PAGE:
Desert scrub, chaparral, and deciduous forest provide the habitat of Costa’s Hummingbirds and they visit many different species of plants. Nests are built quite low at three to seven feet above the ground in shrubs and they may have up to two broods in a year.
8. Broad-billed Hummingbird
Broad-billed Hummingbirds are brilliantly colored, even among hummingbirds. The males are rich metallic green all over with a blue throat that extends down the breast. Females have a pale belly and both males and females have red beaks that are black-tipped and wide near their heads.
- Length: 3.1 – 3.9 in (8-10 cm)
- Weight: 0.1-0.1 oz (3-4 g)
Broad-billed Hummingbirds are resident all year in central Mexico and the Pacific Coast of Mexico. Some birds migrate north into mountain canyons in southern Arizona and New Mexico, for breeding between March and September and a few remain all year near the Mexican border.
Canyon streams and mountain meadows provide the ideal foraging areas for Broad-billed Hummingbirds but they will also visit backyard feeders. Nests are built quite low to the ground at about 3 feet near streams.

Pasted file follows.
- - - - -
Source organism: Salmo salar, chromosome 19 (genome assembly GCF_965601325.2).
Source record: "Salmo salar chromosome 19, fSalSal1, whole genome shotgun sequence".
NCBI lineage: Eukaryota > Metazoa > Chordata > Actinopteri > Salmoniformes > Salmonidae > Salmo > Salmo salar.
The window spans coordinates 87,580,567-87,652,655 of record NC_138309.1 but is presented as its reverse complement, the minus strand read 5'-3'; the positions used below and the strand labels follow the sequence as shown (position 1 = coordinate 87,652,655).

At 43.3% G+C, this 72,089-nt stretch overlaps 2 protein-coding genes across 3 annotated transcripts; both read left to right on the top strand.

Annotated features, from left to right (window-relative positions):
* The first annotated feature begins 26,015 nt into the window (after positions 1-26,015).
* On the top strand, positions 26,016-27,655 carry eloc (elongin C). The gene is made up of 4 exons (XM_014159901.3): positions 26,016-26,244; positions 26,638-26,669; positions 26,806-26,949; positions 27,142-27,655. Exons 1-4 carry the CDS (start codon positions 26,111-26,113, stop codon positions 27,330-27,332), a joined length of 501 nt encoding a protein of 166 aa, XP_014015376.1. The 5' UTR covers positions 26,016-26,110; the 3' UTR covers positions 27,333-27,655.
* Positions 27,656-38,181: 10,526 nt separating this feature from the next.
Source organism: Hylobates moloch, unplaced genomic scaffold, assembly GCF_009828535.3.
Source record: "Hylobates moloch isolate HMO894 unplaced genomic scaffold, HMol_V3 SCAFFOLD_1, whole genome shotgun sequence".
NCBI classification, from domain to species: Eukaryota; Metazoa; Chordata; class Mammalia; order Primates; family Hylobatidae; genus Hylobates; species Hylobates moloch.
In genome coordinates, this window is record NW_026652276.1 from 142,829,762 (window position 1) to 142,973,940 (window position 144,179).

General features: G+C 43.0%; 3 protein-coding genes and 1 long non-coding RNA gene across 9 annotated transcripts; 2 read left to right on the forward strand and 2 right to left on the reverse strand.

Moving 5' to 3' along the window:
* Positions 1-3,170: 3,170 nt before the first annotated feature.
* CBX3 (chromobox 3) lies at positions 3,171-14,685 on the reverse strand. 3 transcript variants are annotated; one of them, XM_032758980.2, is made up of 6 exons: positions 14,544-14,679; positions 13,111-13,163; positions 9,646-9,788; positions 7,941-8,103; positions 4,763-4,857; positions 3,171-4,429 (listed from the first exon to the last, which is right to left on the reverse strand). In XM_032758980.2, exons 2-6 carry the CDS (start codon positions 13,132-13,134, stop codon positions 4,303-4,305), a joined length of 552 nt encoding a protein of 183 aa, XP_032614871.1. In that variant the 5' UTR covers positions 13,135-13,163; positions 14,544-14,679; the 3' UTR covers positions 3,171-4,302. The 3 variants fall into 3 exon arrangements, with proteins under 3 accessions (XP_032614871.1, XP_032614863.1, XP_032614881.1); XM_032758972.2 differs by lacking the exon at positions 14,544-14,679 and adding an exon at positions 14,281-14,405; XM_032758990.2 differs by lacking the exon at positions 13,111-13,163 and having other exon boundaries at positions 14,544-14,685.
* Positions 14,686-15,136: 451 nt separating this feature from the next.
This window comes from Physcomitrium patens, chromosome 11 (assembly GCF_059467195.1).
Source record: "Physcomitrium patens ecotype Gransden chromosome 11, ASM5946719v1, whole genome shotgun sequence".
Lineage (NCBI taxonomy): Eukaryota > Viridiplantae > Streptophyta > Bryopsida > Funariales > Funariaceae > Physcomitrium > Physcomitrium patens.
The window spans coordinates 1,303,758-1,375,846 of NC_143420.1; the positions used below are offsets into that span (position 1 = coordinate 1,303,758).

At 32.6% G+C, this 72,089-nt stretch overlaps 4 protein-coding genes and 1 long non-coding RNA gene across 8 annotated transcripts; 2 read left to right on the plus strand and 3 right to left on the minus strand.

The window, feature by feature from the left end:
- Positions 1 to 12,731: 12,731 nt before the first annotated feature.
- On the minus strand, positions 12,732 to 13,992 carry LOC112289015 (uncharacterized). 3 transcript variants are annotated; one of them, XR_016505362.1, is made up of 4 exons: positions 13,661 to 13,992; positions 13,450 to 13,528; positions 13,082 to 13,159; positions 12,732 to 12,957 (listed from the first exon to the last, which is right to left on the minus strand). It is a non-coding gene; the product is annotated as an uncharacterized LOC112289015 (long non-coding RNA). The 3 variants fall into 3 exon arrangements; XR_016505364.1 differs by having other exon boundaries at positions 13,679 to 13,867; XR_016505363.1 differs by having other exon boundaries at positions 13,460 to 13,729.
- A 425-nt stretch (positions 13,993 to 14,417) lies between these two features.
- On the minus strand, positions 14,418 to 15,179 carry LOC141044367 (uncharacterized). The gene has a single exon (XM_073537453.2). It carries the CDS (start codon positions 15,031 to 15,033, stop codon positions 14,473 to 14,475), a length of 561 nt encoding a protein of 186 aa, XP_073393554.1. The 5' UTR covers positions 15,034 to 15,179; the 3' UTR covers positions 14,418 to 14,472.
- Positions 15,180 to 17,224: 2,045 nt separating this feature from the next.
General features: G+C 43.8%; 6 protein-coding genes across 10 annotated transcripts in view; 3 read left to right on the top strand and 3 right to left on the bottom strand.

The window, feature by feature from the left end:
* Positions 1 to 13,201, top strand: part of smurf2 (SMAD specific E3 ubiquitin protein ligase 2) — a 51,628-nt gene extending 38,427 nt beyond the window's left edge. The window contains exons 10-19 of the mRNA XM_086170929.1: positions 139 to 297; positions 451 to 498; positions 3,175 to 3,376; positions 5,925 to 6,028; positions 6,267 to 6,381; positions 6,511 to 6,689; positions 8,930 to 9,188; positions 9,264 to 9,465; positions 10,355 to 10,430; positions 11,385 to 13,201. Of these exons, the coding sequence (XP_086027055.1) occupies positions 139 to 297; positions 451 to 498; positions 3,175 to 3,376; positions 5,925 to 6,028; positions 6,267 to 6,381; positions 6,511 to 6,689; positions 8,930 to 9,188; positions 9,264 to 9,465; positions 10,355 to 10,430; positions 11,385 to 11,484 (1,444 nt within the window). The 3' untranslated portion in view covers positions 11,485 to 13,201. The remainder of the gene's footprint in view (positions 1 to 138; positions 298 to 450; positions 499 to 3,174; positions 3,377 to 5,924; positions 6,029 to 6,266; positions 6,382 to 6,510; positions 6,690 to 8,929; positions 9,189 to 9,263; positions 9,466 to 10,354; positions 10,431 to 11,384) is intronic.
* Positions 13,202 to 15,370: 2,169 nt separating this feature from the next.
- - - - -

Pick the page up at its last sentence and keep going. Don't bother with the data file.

9. Buff-bellied Hummingbird
The Buff-bellied Hummingbird is medium-sized the bill of the male is red with a darker tip but the females are darker.
- Length: 3.9-4.3 in (10-11 cm)
- Weight: 0.1-0.18 oz (2-5 g)
Buff-bellied Hummingbirds breed in southern Texas and the Yucatan peninsula of Mexico, through to Central America. In winter the Buff-bellied Hummingbird will migrate short distances along the Gulf Coast along to Louisiana and Florida.
Nesting occurs from April to August in large shrubs or small trees, quite low to the ground. They lay 2 white eggs and may have 2 broods per year.
Semi-open habitats or woodland edges provide the ideal habitat for Buff-bellied Hummingbirds and they will also visit backyards for flowers or nectar feeders. Small insects also make up some of their diets.